They took a growler of the saison to a friend who ran Revelry, a bar on Ponsonby Road. As they drank it together, the friend, and soon-to-be business partner Ben Taylor, told the brewers: “Holy crap boys, this is good, we could sell this.”

Vlad and Rory initially laughed off the suggestion, telling Ben that with a 20-litre set-up they weren’t going to be selling a lot of beer, but an upscaled operation and brewpub was mooted — and with a fourth co-owner, Steve Ryder, Saint Leonards Brewing Co began to emerge from the garage.

It wasn’t going to be rushed, however, and it took three years to get from that point to where Saint Leonards is today. As with the beers, all aspects were to undergo close scrutiny.

“We went back and forth on the name,” Rory says. “But with the interest in German and Belgian styles, as well as the personal attachment we had to the name, it felt like we had a legitimate claim to it. It fits in well with what we are trying to do.”

Saint Leonard's

Vlad adds: “It evokes an imagery. People will say ‘that sounds European’ and I think that’s perfect.”

The same level of consideration went into their business model. Saint Leonards did not want to be fighting for shelf space in supermarkets but instead wanted a self-sustaining operation where they sold what they brewed themselves.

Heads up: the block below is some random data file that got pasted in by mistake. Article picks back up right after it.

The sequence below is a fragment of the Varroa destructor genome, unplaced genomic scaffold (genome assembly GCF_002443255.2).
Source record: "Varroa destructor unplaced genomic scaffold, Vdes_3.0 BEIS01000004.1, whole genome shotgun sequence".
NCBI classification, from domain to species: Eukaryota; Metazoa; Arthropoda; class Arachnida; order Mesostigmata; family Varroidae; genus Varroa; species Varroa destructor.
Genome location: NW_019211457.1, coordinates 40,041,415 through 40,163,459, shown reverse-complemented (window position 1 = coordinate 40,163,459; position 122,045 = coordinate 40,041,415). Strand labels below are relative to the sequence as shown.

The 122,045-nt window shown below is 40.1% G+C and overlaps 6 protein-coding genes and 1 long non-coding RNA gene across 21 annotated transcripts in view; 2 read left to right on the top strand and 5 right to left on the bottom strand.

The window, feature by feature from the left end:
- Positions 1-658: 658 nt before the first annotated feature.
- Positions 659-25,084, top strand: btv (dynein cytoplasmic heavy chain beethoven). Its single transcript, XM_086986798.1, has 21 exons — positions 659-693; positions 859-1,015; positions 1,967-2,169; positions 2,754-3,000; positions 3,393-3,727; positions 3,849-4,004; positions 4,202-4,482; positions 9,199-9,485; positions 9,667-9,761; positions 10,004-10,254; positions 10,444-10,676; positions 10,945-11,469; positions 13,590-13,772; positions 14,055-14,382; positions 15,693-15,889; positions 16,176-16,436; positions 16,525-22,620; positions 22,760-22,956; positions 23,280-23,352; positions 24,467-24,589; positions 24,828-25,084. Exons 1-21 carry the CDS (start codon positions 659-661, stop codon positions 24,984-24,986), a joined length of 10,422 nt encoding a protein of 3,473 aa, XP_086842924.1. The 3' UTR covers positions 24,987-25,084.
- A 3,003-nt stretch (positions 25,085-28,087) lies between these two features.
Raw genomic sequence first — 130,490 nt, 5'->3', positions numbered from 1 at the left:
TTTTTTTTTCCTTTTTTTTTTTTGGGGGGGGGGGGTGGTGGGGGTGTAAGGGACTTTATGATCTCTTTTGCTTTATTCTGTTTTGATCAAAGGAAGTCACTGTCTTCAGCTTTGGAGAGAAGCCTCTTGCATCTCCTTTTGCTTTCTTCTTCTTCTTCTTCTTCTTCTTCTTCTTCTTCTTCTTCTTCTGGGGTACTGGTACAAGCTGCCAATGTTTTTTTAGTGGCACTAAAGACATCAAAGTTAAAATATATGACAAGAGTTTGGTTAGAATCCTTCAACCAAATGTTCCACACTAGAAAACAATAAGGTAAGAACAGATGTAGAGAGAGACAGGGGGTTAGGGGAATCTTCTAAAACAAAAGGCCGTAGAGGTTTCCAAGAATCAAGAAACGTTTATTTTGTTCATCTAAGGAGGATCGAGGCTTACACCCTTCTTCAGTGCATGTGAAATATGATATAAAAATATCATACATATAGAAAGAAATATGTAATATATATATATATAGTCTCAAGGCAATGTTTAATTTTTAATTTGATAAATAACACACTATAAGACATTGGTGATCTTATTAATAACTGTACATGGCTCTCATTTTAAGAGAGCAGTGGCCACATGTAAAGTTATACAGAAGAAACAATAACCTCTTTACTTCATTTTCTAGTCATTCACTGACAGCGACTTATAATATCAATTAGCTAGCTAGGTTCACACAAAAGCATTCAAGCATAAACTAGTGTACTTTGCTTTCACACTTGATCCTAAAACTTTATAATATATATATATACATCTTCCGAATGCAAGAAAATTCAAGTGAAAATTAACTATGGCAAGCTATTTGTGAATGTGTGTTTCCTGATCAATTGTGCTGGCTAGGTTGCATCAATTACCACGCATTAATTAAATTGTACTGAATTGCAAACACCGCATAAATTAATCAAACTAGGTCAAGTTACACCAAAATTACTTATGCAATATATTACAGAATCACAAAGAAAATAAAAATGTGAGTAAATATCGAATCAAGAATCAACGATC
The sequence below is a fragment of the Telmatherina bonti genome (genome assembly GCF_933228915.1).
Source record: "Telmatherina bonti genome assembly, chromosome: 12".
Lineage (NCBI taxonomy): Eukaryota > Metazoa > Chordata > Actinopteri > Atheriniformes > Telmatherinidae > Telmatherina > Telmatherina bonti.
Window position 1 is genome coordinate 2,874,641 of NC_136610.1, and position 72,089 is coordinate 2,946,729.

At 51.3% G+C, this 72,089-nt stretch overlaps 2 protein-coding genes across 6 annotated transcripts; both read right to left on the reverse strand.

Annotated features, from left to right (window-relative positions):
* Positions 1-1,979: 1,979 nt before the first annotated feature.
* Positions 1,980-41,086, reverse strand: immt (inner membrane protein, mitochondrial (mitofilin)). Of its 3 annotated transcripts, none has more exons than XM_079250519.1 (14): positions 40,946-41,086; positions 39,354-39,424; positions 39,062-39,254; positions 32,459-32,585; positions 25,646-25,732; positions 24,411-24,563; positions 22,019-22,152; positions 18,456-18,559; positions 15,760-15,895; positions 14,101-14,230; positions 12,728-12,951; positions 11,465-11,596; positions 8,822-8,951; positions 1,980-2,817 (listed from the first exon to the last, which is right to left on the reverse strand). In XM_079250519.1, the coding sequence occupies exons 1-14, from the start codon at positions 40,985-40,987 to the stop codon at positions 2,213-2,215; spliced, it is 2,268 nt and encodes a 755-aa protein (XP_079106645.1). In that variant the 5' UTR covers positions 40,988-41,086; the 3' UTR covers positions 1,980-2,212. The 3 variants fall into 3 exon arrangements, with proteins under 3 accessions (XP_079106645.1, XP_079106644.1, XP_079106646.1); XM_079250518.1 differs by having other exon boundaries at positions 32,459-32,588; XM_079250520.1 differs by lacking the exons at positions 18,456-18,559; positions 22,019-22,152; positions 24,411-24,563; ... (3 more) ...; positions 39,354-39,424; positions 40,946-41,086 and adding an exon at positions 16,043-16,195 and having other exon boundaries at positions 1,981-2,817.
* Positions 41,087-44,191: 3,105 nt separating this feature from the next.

That meant the site of the brewpub was vital. They knew they didn’t want to be off the beaten track and wanted to be visible to passing foot traffic. It took some time before they found the sweet spot in the middle of Auckland’s beer mile.

The European-style beer garden sits well with the name, the decor, the branding and the beers.

What advice can they give other homebrewers dreaming of going down the Saint Leonards route?

“One of the things I found most interesting,” Vlad says, “was that most people we spoke to about this venture, especially brewers, told us ‘it’s nothing like home brewing, it’s a new set of skills, forget everything you know’, but, honestly, it just wasn’t.

“Almost everything scaled up just about perfectly. Admittedly we built a system that is relatively similar to a home-brewing kit. It’s a two-vessel, gas-fired system that’s not huge. Almost everything we learnt home brewing has been directly applicable to what we are doing now.”

And bringing a little bit of the homebrew ethic to a commercial operation has its benefits. Does everything need to be perfect, really?

Of the saison, Vlad admits: “It’s somewhat disjointed as a recipe because we didn’t really know what a saison was supposed to taste like. I mean, it’s got Citra and Amarillo in it. And it’s dry-hopped, so it’s not very traditional.

“But we ended up making this fun little gateway beer that has the qualities you expect from a saison – the glycerol, the mouthfeel, the dryness – but also hops that wouldn’t be unfamiliar to you if you were a hazy drinker.”

Rory adds: “We just wanted to make the beers we wanted to drink and create a place where we would want to drink them.”

Saint Leonards, 394 New North Road, Kingsland, is open Friday 3pm-12am, Saturday 12pm-12am and Sunday 12pm-8pm